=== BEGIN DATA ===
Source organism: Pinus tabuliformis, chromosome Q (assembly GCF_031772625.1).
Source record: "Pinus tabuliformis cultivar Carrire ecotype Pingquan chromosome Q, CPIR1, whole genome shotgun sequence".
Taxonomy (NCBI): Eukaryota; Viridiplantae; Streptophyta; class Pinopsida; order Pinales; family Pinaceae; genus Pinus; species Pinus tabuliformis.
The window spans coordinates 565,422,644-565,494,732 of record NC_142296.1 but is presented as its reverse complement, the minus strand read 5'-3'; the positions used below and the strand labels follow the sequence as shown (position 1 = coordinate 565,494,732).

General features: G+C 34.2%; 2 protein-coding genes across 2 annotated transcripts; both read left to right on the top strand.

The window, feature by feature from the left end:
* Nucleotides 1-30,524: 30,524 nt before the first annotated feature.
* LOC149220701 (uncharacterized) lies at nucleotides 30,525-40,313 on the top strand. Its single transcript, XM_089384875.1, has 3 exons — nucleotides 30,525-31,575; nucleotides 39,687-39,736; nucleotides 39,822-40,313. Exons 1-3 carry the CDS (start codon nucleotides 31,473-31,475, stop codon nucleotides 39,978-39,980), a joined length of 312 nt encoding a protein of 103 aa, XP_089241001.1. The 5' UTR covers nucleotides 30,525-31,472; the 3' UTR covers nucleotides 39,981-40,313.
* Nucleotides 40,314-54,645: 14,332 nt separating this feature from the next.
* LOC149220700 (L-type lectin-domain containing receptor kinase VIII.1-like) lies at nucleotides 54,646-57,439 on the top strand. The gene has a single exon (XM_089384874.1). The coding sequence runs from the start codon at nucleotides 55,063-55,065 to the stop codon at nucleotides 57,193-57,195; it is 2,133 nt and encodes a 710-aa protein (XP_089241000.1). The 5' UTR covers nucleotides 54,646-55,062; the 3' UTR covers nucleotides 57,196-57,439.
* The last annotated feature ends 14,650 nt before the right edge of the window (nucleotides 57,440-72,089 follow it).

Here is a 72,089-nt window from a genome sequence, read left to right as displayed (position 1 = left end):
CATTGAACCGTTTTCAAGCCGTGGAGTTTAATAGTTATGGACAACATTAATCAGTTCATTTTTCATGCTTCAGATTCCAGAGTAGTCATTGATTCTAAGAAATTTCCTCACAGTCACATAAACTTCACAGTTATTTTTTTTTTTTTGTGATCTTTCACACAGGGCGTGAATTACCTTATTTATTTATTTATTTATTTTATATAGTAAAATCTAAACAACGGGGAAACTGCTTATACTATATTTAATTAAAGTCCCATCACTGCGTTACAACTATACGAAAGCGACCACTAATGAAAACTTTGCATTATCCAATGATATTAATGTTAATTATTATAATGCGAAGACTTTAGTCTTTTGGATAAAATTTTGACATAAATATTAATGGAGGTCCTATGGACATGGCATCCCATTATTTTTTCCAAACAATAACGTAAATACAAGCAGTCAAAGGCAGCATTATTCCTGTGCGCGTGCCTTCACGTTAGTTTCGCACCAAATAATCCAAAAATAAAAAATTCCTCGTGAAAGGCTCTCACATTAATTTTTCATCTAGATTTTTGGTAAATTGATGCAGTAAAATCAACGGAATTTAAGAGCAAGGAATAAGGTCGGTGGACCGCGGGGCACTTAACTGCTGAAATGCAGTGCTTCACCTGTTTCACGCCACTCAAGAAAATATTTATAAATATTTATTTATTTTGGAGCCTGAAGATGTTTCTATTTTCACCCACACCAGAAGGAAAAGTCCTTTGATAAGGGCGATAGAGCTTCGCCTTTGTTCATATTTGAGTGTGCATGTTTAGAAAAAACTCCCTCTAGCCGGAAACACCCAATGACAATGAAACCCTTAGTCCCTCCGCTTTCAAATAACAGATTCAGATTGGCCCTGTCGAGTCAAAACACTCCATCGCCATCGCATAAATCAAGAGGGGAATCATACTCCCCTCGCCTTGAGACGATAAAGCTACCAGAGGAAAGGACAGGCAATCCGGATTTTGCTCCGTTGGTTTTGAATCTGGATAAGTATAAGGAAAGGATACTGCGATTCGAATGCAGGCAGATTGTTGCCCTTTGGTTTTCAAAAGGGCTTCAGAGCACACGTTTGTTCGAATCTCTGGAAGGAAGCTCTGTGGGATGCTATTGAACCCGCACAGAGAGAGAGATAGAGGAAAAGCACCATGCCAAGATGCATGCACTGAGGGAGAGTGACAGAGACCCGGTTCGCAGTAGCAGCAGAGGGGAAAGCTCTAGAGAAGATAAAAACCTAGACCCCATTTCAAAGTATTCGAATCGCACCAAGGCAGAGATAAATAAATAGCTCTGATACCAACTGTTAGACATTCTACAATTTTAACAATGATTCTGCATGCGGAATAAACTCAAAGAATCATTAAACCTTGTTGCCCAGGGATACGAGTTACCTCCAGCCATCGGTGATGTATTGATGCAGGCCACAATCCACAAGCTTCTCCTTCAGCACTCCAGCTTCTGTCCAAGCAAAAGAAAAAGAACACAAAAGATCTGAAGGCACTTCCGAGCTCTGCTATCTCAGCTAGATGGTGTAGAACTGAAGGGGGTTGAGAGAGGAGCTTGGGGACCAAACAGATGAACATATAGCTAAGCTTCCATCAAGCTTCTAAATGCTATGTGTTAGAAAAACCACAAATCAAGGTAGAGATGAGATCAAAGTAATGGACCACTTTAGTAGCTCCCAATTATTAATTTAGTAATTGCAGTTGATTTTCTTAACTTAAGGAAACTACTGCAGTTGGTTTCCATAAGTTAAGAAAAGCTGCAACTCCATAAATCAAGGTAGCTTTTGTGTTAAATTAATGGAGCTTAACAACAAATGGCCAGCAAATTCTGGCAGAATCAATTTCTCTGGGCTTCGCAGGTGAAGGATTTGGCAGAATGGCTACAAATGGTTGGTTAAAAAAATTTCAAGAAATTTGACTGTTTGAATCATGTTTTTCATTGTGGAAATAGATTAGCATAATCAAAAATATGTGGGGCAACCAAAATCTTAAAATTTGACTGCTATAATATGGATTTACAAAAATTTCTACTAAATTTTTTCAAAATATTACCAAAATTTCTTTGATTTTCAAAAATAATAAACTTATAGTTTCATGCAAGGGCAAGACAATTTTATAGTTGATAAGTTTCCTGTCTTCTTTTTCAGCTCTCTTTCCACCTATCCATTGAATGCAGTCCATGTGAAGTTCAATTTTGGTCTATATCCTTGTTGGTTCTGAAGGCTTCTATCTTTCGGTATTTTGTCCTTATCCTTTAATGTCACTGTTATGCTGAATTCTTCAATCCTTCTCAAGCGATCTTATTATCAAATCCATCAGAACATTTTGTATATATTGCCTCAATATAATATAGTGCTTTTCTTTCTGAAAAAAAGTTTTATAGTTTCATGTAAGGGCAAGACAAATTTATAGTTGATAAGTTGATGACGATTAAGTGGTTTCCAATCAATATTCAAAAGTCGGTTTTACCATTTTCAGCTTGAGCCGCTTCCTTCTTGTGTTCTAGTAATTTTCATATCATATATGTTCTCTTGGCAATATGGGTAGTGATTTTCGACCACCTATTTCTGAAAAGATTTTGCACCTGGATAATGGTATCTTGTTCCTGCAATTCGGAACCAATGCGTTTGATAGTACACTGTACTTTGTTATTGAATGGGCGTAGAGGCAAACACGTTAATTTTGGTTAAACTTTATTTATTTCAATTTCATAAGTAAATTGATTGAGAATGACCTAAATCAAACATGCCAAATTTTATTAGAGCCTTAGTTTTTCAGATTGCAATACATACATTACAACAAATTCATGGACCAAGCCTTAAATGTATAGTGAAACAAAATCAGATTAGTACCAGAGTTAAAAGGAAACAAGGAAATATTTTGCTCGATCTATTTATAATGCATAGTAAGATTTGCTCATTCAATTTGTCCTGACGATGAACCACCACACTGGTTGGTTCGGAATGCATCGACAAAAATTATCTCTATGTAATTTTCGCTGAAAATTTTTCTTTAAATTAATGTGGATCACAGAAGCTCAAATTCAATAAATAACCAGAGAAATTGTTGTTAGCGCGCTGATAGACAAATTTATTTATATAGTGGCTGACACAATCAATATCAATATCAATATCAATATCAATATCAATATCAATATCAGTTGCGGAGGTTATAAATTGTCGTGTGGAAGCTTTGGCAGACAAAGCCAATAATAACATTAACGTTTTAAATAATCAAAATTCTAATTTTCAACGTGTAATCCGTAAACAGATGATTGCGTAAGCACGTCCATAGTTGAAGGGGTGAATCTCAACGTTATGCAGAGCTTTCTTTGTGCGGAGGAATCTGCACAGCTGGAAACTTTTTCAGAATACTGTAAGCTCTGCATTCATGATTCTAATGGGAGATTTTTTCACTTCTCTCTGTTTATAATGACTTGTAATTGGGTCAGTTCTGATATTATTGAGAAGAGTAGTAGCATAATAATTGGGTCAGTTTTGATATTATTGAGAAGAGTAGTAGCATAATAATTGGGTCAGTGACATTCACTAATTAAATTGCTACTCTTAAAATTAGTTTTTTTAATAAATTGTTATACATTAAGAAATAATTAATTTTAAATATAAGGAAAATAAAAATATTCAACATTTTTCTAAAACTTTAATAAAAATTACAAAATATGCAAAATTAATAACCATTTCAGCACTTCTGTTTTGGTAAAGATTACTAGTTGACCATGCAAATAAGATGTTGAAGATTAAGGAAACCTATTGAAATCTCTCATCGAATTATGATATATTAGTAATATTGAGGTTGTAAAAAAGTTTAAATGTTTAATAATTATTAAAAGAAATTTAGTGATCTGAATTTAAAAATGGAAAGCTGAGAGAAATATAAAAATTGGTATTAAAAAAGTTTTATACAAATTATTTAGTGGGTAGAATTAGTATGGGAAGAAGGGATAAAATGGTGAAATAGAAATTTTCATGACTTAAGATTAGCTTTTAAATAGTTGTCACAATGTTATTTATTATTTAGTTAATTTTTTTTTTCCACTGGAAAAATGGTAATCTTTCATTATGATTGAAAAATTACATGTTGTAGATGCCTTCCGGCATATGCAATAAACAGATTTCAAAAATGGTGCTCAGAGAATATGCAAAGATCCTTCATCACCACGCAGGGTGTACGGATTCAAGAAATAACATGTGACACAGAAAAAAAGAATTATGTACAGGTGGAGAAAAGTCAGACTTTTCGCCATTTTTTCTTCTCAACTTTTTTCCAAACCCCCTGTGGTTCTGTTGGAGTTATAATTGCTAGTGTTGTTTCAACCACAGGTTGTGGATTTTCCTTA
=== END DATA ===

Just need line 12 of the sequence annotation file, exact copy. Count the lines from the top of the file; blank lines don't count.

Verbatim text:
Here is a 72,089-nt window from a genome sequence, read left to right as displayed (position 1 = left end):